Getting to know Alexa: the long way towards full adoption and understanding | Part 2
After testing the most operative part of the device, it is the turn for evaluating Alexa’s communication and self-learning skills. How smart is Alexa? Does she learn from mistakes? Is the communication process natural and seamless?
Although 4 out of 10 Germans would use smart speakers, especially to control and monitor devices and appliances at home, with regard to virtual assistants the boundary line between fascination, indifference and usefulness still seems to be very fine. To what extent do Alexa’s skills reinforce the uptake of voice-controlled artificial intelligence as the main interface?
How smart is Alexa?
During this test, we asked ourselves several times to what extend Alexa is smart. We could not resist the temptation to ask her tricky questions such as: “Alexa, how old are you?” – I am available since 6.11.14, or “Alexa, are you silly?” – I am constantly learning and will be better next time.
Despite this willingness to learn we could observe that she makes the same mistakes over and over again. She doesn’t really have self-learning skills; instead, we learned how to formulate the question based on the previous experience, what is really disappointing.
In this sense, although she showed up her strengths and character, she gave us a glimpse of her limitations. These limitations should be refined with further upgrades because the gap between people and Alexa is still far from being narrowed.
Moreover, you can enhance Alexa’s capabilities by adding new skill apps, of which some require account linking by the way (annoying). The skills section is like an app store divided into different categories (such as newest arrivals, eating and drinking, lifestyle, local, music and audio, education, shopping, games, humour, transport or smart home, among others). In every skill you can find customer reviews and some guiding questions to take the most out of every skill. Developers are welcomed to create new skills, what has significantly increased the number of skills in the last months.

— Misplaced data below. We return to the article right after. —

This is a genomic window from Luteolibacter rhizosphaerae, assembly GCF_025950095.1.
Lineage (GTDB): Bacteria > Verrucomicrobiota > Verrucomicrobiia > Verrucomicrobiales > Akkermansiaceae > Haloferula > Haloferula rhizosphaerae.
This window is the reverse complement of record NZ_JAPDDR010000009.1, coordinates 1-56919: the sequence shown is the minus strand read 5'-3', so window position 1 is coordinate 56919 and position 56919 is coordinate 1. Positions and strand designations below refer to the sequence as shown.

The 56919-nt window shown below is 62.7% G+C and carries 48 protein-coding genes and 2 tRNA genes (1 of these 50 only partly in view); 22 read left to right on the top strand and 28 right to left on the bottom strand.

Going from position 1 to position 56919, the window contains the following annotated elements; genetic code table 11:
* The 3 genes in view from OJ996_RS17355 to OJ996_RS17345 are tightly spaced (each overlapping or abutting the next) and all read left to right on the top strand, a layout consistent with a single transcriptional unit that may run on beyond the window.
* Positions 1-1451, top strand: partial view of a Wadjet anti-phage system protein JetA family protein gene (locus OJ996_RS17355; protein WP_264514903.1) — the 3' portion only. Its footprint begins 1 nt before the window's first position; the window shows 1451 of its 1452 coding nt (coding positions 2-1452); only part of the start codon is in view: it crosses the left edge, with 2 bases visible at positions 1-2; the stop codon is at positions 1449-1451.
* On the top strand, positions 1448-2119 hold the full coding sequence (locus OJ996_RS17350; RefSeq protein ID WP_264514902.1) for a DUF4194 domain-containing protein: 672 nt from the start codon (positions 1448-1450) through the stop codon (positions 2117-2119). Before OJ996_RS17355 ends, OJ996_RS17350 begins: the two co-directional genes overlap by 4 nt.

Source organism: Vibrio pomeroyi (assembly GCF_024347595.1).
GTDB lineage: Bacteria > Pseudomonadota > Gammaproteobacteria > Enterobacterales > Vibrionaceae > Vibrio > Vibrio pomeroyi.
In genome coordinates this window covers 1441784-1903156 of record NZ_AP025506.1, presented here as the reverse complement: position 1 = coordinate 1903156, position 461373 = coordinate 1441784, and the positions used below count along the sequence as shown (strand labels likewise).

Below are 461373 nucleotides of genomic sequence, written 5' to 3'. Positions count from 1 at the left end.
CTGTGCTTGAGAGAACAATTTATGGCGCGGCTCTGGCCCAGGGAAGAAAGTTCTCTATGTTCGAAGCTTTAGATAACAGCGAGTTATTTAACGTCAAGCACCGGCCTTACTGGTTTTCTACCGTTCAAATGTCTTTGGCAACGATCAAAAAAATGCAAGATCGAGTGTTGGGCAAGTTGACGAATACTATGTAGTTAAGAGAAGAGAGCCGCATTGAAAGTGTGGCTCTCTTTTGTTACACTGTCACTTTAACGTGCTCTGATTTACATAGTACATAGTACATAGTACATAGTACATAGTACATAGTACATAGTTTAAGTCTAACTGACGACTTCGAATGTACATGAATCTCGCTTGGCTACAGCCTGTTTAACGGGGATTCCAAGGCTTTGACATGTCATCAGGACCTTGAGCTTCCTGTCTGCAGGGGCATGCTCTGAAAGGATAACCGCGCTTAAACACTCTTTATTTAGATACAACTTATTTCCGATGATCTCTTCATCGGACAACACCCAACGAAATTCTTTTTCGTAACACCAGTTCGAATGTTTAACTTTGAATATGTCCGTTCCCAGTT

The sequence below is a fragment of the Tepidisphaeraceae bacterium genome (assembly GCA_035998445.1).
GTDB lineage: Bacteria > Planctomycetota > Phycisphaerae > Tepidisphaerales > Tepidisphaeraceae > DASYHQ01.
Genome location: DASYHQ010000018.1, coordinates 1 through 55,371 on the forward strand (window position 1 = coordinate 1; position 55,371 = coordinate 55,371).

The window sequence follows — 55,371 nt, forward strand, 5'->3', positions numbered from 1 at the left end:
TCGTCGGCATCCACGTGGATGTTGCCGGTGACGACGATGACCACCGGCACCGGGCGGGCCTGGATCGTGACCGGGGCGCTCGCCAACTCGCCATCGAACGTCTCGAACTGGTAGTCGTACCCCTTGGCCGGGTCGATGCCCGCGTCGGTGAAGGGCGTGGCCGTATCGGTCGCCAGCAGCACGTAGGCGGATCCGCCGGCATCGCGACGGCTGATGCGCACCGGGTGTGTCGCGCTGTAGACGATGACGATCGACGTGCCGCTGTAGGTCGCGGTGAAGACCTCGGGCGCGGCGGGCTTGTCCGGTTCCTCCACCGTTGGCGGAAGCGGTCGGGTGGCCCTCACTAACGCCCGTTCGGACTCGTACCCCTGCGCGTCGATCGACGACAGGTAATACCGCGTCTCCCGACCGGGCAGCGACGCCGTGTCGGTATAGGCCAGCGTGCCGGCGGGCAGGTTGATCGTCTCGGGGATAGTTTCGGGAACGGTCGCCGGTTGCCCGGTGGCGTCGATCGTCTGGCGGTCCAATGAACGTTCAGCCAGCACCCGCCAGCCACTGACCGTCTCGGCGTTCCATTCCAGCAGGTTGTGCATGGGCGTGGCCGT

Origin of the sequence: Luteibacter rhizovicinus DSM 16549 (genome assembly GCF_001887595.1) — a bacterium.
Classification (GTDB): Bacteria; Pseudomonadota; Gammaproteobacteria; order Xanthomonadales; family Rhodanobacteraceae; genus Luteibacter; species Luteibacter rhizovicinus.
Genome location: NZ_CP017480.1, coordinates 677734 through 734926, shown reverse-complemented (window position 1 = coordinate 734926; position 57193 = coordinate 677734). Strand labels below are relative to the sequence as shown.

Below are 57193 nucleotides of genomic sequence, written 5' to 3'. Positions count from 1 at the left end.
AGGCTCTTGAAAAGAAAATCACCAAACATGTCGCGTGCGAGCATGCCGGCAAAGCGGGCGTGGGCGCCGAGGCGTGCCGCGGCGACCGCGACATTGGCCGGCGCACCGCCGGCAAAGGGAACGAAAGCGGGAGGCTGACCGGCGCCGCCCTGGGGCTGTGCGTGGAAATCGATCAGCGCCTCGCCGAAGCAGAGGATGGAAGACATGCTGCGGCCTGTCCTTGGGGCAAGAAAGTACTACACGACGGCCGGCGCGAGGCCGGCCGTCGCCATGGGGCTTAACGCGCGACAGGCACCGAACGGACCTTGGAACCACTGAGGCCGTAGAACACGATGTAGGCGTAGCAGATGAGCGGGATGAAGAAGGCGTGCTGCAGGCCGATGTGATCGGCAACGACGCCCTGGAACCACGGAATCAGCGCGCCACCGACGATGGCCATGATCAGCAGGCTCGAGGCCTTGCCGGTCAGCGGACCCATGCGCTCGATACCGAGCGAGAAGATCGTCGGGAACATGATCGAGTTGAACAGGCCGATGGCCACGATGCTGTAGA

How effective is the communication?
Despite the fact that there is a guiding card inside the box with questions to try to ask Alexa and there is also a help section within the app menu, we realised that in the end we have to find our own way to understand each other by training and testing our wording, tone, pronunciation, and speed.
If you use very colloquial language, your pronunciation is not so good or your speech sounds plain, chances are that the answer you get back from Alexa is: “Sorry, I don’t have an answer for that question”. Consequently, we had to adapt our way of speaking in many cases, resulting in speaking unnaturally and inconvenient situations.
Although the speech recognition system is very promising, there is still a lot of room for improvement. For example: Alexa is confused with verbs that can have double meaning such as to play (sports or music). For instance: You can ask her about the result of a football match and she responds by saying that she cannot find anything in your music library.
To this respect, the conclusion is that the more we practise, the better understanding and the more effective our communication. (For us, not for her).
On the other hand, I would like to stress (another) negative aspect: Alexa is useful and appealing when she delivers short and specific messages. When the given information is too detailed, rich, and dense, the communication is pointless and endless, unless you have your smartphone within reach to be able to follow the whole history conversation.
The conclusion here is that to make effective use of the voice conversation, continuous support of a screen or display is more than necessary.
This first model of Amazon Echo has to be seen as the very beginning of a revolution that is yet to come. Thus, although voice-controlled interfaces can be very useful in situations where you have to pay attention to another important thing like driving, it seems like future voice-controlled virtual assistants will be enhanced by wider integrations, phone calls and even touch screens, which can facilitate and shorten the decision making and communication process and, consequently, convince more users of their usefulness.
Until all of this comes, I believe that Alexa came to market too early for users. Precisely, one of the first challenges manufacturers should face to increase consumer adoption is to turn robotised and cumbersome interactions into compelling experiences.
In line with this, more complex connections with smart hardware can already be established and the screen will have its own space within virtual assistants since it seems to be the fastest and most effective way for a machine to give us information. Baidu has already made the first move with Little Fish. Will Amazon be next?